In this haunting short video Back Home, to a War Zone, Kanika Chadda of Voices of New York interviews the Swedish television reporter Khazar Fatemi about what it was like to visit her home town in Afghanistan for the first time since she left at 8 years old.
On her return, evidence of war is all around, friends have disappeared, and Fatemi struggles to adjust to the realities of the Afghanistan of the present.
Dr. Martha Bari, Director of First-Year Programs and Professor of Art History
1989 Soviet pullout of Afghanistan
This BBC News timeline of Afghanistan provides an excellent chronology of that country’s modern political events. It will help you easily situate A Thousand Splendid Suns within the sweep of history to better understand the book’s national context. Here is the link:
Dr. Janis Judson, Professor of Political Science
Major Afghan ethnic groups
In A Thousand Splendid Suns, Hosseini brings to light a culture in which tribal affiliations are the defining characteristic of personal identity, even more important than national identity. One thing that is worth noting is that in the seventies and eighties, there seemed to have been a slowly developing national pride, at least in Hosseini’s vision of Afghanistan. Laila’s father tells her that “… it is a good time to be a woman in Afghanistan,” because women can study and become doctors, professors and lawyers. This pithy statement presages, however, the dismal years that lie ahead that we already know as readers. Likewise, during the seventies and eighties when Mariam moves to Kabul and speaks Tajik with a Herati accent, national pride begins to be more important than tribal identity. So it is perfectly normal at this time that all the clans of Afghanistan work together for the good of their country. Of course, we know that all this changes in the 1990s when the Taliban (with strong Pashtun roots) once again moves to the forefront.
What I find fascinating in Hosseini’s way of narrating his story is that he is constantly making the reader confront a foreign language. Words are often given in Pashto or Farsi and then immediately translated into English. How many novelists writing about a foreign land dupe us into believing that the predominate language everywhere is English? That is not the case here. The reader has to constantly break the flow of reading and be prepared to sound out the difficult syllables–written in Latin script, of course. Sometimes, however, the English translation is not given, which leaves the reader wondering as to the precise meaning of the word. When Mariam is in prison before her execution, a fellow inmate, Naghma, recounts how she was promised to a man thirty years older than her who smelled like goh (p. 354). We never really find out what goh means, much less what it smells like. Another example is when Mariam is saddened by the fact the she would not see Aziza as a young woman, would not be present to throw noqul candy at her wedding (p. 360). We know that noqul is a kind of candy, but precisely what kind is left to our imagination.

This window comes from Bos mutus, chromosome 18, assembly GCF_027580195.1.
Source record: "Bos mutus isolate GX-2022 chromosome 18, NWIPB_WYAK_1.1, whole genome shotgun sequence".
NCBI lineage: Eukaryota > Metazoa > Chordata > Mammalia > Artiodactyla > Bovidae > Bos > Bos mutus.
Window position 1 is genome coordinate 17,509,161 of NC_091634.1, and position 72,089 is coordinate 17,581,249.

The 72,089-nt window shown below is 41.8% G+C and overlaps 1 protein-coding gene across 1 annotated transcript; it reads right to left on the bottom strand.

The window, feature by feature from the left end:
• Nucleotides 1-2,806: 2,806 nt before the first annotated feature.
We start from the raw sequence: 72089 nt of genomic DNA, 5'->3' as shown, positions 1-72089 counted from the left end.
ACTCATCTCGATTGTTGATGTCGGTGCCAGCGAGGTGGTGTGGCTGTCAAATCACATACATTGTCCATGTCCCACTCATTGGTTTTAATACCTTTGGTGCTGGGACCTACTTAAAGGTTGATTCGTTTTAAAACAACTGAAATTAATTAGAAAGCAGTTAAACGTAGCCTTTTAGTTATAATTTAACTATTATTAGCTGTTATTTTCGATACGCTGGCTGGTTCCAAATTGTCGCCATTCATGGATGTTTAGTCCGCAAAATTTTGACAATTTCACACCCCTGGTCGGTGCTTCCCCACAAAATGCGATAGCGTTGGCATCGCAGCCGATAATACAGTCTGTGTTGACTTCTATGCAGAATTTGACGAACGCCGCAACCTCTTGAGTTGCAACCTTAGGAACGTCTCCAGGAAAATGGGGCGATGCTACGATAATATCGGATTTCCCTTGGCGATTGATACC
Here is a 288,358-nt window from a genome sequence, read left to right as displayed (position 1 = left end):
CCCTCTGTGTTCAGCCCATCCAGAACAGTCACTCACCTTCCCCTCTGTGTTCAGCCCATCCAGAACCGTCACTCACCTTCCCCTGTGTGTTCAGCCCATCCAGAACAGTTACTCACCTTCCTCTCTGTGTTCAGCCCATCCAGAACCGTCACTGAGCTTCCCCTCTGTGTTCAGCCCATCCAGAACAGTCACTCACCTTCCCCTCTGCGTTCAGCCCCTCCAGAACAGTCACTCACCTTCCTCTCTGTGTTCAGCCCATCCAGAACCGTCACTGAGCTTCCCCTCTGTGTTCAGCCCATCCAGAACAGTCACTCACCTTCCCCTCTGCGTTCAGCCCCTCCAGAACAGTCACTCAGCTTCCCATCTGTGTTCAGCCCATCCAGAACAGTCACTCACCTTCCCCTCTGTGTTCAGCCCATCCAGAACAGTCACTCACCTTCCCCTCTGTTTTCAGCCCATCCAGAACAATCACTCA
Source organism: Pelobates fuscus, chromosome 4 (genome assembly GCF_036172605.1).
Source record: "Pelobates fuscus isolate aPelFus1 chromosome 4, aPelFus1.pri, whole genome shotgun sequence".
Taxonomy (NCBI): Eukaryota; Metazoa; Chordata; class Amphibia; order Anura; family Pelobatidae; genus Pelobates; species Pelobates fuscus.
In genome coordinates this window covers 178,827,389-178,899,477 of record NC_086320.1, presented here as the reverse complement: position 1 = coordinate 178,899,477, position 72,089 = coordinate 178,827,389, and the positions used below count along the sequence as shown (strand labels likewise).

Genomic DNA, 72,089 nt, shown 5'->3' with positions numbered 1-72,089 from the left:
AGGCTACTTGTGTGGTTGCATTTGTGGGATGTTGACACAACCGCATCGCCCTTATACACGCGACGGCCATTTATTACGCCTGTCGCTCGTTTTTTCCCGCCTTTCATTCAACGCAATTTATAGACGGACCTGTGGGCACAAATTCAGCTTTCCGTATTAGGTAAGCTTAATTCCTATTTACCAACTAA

Finally, Hosseini’s use of language clearly demonstrates just how brilliant of a writer he is. An essential part of the dénouement of the book involves our learning elements of this foreign language. When Laila and Rasheed fight over Aziza, Rasheed calls Aziza a haramy. Of course no translation is necessary, because we know exactly what haramy means having learned it from Mariam’s story at the beginning of the novel. That is to say that when the story is at its most intense, Hosseini makes sure that we have integrated a small piece of this world inside of ourselves through language, the essential building block of identity.
Dr. Donald Wright, Professor of French and Arabic, Director of Middle Eastern Studies